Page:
THE RAMBLINGS OF A FRENCH CANADIAN WARGAMER

Sunday, January 15, 2017

Photographing miniatures, Part I; tools and set-up

Since I started blogging, my bane has always been Photographing miniatures. I hate it because it takes forever to set-up, and that means spare time not used to painting; I hate it because it always end costing money, from tri-pod to cameras to light-box, etc. (and again that means money not spent towards my hobby), and mostly I hate it because I'm not very good at it, and my pictures always end up too dark and I have to take 50 pictures to get two "good enough" picture. It has, in the past, played a role in irregular blogging posting habits. I would often wait until I had enough figures painted to spend an entire afternoon taking pics. But this way of doing thing really didn't work well with regular blog posts, and it's especially problematic during the Analogue Hobby Challenge, as I find it important to try to get a good rhythm and post every week or at least every two weeks.

So when I moved this Spring to a new house, I decided I needed to fix this issue once and for all, especially since I had the room needed; i'm indeed lucky enough to have an office (which also serves as my toys/comics collection room) upstairs to myself, as does Laurie. There were a number of things I wanted to adress, and it took me a long time to all put it together, mostly because I had to wait a few months because I was broke after the house move! So I wanted the following :
  • Permanent photography set-up. In the past I tried everything, from taking my pictures outside (not so good when summer is basically 3 months a year in Montréal), to setting up a table corner with terrain, to try to take pictures in front of a simple white paper sheet. All these would take time to install; bringing the terrain needed, getting the tri-pod, etc. I wanted something which would always be easily accessible, no set-up required.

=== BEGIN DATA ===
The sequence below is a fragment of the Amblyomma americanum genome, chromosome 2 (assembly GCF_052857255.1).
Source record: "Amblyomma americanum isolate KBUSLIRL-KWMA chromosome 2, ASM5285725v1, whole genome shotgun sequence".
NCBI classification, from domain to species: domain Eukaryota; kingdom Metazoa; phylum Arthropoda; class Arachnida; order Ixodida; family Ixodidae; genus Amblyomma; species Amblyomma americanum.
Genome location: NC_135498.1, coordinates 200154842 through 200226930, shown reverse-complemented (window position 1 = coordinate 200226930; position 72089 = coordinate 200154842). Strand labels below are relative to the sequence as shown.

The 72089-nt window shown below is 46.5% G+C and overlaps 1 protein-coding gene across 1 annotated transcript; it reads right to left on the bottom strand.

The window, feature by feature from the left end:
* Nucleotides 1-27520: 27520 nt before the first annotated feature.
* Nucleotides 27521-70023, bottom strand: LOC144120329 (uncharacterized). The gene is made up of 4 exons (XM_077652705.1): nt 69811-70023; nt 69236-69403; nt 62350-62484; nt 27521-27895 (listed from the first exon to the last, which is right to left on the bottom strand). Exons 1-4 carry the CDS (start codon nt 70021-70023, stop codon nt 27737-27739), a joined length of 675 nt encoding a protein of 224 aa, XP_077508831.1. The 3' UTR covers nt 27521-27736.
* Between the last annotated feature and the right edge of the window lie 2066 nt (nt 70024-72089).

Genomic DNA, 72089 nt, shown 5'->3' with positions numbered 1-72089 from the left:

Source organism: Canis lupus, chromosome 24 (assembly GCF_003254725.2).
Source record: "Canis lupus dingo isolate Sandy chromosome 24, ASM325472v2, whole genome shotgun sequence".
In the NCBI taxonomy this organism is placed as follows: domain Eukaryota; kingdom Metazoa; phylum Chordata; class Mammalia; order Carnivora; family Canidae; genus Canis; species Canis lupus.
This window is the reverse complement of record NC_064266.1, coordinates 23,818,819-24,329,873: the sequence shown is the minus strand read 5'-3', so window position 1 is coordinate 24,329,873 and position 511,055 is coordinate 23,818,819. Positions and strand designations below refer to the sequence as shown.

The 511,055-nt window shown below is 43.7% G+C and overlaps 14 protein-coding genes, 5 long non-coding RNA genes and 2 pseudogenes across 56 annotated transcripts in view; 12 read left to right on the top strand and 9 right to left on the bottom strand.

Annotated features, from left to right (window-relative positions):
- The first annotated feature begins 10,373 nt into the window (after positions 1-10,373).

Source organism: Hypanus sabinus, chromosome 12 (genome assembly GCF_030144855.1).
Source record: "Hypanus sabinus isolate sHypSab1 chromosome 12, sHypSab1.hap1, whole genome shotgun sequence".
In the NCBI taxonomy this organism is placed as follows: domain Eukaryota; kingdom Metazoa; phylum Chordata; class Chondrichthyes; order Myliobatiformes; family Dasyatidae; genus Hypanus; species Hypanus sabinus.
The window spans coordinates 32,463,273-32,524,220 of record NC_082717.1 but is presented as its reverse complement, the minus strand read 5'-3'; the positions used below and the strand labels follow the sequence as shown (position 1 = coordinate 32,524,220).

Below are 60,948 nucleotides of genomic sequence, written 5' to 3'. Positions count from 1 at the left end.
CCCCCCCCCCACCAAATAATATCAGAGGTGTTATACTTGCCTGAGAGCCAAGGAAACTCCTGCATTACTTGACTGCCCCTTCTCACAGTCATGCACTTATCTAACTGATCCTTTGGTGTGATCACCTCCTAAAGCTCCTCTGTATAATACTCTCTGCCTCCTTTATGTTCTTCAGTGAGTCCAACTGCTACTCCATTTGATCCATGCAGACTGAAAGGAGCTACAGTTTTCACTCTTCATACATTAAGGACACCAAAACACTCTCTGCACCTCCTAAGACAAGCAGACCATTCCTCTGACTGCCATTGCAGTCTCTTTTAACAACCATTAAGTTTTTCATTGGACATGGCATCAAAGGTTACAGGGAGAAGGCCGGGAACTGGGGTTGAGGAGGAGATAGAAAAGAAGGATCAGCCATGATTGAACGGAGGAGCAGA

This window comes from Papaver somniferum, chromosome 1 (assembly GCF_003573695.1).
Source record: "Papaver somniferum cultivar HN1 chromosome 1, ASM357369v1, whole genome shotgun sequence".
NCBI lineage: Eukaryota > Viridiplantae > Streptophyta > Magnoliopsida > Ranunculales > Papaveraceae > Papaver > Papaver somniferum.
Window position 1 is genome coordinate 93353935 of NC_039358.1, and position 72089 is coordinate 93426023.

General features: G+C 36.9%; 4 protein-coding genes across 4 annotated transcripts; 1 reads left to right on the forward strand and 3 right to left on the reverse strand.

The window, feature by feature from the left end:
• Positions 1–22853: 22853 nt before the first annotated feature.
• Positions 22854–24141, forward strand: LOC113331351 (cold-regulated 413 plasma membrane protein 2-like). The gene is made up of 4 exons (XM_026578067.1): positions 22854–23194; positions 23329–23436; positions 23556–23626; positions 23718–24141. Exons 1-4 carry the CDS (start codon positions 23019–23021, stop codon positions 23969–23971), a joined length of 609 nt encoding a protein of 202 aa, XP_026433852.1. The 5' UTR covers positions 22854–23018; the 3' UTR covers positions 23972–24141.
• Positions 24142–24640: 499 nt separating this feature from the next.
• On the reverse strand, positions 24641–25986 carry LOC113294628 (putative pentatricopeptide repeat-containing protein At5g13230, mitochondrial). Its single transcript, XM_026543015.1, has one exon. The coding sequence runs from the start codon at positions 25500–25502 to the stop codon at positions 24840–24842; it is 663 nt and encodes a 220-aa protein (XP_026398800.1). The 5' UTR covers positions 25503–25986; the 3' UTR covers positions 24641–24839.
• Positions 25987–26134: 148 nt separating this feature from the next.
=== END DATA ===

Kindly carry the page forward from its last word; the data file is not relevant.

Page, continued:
• A lightbox or something similar. I like to use my terrain for gaming, not taking pics, so I decided to go for a lightbox, with a permanent backgroup. Now, I like my house and my office to look nice, so not only did I wanted the box to be efficient and if possible cheap, I also wanted it to look smart in my office. So no home-made cheap looking cardboard box! 
  • A set-up right next to my computer; when taking pics outside or in the basement, you always have to go up and down the stairs to download your pics, and to double-check they are ok, etc. It's a lot of time wasted, and moreover not the best idea for my knees. 
So now lets look at the solution, which is fairly simple really. I already had a tri-pod (which I think is a must to take proper pics of minis) and a good camera. I needed a lightbox!

While perusing an Oldhammer blog, I found a review for the Foldio lightbox; it's a cheap lightbox, incredibly easy to assemble, small enough to fit on an office desk. And it was available through Amazon! And finally, it looks quite good and fits very well with the aesthetics of my Mac computer and office in general. I actually bought the Foldio 2, which is bigger and has more light than the Foldio 1, two problems mentioned by Matthew in his blog

However, lighting was still an issue, and indeed you don't have enough. I fixed this by buying two desk lamps and equipped them with daylight bulbs; faster and easier than buying more lights of the Foldio guys in Korea!

Here's a picture of the (permanent) set-up. 



To take pictures, I just roll my chair a bit to the left, get in front of the tri-pod, open all the lights and I'm done. 30 seconds and I'm in photography mode.



And then, to download the pics, I move the tri-pod with the camera still attached to it a few centimeters, and connect the USB cable straight from my usb multiple port adapter to the camera.



20 seconds later pics are uploaded, and I know if they are good. Yes, the whole point of this is to minimize as much as humanly possible all time devoted to photographing miniatures, while still getting great results. Toyota would call it "the lean method".

Of course, nothing is easy about Photographing miniatures, so I quickly realized that, while the set-up was great, my pictures still weren't...so stay tune for Part II!

Monday, December 19, 2016

Analogue Hobbies Painting Challenge, Part VII

Yes, the Analogue Hobbies Painting Challenge is back for it's 7th year (I know, time flies). Better and bigger than ever, with 100 participants! While the Fantasy and Sci-Fi side of the Challenge will occupy the vast majority of my time, I do intend on working on a few things for this place.